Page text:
Anti-inflammatory medications are some of the most commonly prescribed medications. Along with cortisone injections, another common recommendation for wrist pain, these medications eventually inhibit healing and have adverse effects on long term health of the joint.

Arthroscopic wrist surgery is actually used for both diagnosis and treatment of wrist pain. MRI and standard x-rays are not yet sensitive enough to show ligament injuries in the wrist. Therefore, arthroscopy is an option used by orthopedic physicians to examine the wrist and obtain a diagnosis.

Prolotherapy for Wrist Pain

Rather than surgical arthroscopy to diagnose wrist pain, it is better to examine the wrist and apply gentle pressure to the painful area with the thumb to reproduce the pain. The painful structure has then been located and the diagnosis is made. The diagnosis of wrist instability or wrist ligament injury is best done by direct palpation. The wrist bones are very superficial, and thus the weakened ligament(s) can be easily palpated and positive “jump signs” elicited. Once the injured wrist ligaments are located and a diagnosis is made, Prolotherapy treatments would be recommended. Prolotherapy to the injured wrist ligaments causes a strengthening of the ligaments and a stabilization of the wrist joint.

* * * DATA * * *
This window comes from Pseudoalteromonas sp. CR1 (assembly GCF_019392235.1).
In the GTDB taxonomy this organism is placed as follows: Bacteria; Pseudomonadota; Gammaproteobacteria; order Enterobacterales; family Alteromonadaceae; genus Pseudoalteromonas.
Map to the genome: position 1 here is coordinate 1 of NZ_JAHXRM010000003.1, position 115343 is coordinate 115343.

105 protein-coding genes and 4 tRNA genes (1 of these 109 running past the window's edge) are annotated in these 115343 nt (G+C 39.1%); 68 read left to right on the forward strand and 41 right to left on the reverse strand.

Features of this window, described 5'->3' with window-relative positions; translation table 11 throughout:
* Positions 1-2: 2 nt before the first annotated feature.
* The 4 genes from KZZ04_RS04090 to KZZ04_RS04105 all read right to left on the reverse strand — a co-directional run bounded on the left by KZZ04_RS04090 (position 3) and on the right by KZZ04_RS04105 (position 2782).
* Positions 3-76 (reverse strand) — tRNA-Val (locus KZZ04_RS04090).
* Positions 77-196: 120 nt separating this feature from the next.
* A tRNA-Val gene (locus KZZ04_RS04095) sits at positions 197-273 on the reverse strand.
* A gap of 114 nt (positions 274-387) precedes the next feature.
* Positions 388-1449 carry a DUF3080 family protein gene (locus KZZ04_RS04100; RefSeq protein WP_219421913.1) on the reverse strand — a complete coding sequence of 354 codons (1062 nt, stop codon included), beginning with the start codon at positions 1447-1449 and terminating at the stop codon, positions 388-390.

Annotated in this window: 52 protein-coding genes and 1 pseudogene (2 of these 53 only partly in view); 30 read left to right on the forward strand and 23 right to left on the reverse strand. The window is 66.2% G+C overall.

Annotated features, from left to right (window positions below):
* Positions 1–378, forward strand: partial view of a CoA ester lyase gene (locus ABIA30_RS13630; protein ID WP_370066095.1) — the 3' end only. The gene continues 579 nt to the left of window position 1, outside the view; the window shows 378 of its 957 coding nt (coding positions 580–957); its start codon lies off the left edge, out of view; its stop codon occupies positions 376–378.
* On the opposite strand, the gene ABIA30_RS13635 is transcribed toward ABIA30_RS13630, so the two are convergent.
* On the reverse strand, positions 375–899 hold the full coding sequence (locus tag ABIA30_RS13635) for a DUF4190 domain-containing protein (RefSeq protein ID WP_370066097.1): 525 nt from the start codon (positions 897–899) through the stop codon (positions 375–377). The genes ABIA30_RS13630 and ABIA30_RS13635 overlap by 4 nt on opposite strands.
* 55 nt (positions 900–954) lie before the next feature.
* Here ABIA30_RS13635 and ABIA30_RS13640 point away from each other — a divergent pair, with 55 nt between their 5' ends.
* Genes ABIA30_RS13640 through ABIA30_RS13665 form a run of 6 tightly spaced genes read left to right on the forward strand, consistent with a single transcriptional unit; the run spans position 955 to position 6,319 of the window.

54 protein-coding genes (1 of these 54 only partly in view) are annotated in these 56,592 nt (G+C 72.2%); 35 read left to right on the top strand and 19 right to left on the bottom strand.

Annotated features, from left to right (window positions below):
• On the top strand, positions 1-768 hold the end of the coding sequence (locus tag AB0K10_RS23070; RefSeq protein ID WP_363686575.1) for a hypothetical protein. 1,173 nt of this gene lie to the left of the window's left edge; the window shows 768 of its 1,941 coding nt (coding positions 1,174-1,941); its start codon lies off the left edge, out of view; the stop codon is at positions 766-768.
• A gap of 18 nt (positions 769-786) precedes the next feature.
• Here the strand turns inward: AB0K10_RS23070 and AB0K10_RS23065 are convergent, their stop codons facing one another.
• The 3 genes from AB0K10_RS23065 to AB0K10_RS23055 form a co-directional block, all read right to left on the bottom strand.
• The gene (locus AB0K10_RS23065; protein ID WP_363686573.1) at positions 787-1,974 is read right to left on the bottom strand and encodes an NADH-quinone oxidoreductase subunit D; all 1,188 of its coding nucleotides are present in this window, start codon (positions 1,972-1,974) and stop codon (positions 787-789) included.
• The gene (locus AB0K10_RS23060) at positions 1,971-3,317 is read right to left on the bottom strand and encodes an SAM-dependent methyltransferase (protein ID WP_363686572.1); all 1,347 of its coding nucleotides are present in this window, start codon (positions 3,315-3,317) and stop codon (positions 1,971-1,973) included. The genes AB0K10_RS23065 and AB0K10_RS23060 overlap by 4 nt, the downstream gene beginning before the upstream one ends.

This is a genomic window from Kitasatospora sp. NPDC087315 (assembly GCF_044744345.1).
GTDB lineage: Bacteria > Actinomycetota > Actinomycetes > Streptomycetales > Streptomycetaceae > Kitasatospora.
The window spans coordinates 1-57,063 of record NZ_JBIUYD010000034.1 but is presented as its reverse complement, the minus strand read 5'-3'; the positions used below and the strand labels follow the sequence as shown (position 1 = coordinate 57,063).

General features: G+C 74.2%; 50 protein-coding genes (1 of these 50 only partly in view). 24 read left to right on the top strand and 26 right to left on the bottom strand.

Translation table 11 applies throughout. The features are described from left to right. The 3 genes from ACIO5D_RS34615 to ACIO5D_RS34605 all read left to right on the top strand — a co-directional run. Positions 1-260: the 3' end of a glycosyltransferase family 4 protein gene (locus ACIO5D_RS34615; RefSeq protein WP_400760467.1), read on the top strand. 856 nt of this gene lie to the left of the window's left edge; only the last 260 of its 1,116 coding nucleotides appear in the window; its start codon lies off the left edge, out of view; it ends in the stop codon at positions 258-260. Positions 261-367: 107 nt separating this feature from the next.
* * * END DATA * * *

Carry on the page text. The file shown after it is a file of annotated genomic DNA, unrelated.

In research conducted, Prolotherapy showed itself to be very effective in eliminating pain, stiffness and improving the quality of life in this group of patients with unresolved wrist pain.

This included patients who were told that there were no other effective treatment options were available or that surgery was their only option.

Current conventional therapies for unresolved wrist pain include medical treatment with:

  • analgesics,
  • non-steroidal anti-inflammatory drugs,
  • anti-depressant medications,
  • steroid injections,
  • trigger point injections,
  • muscle strengthening exercises,
  • bracing,
  • physiotherapy,
  • rest,
  • massage therapy,
  • manipulation,
  • acupuncture,
  • education, and counseling.

The results of such therapies are typically short term and often leave the patients with unresolved pain. When these treatments fail, the surgical procedure most often recommended for those with chronic unresponsive wrist pain is wrist surgery.

Prolotherapy is the injection of a solution for the purpose of tightening and strengthening weak tendons, ligaments, or joint capsules. Prolotherapy works by stimulating the body to repair these soft tissue structures.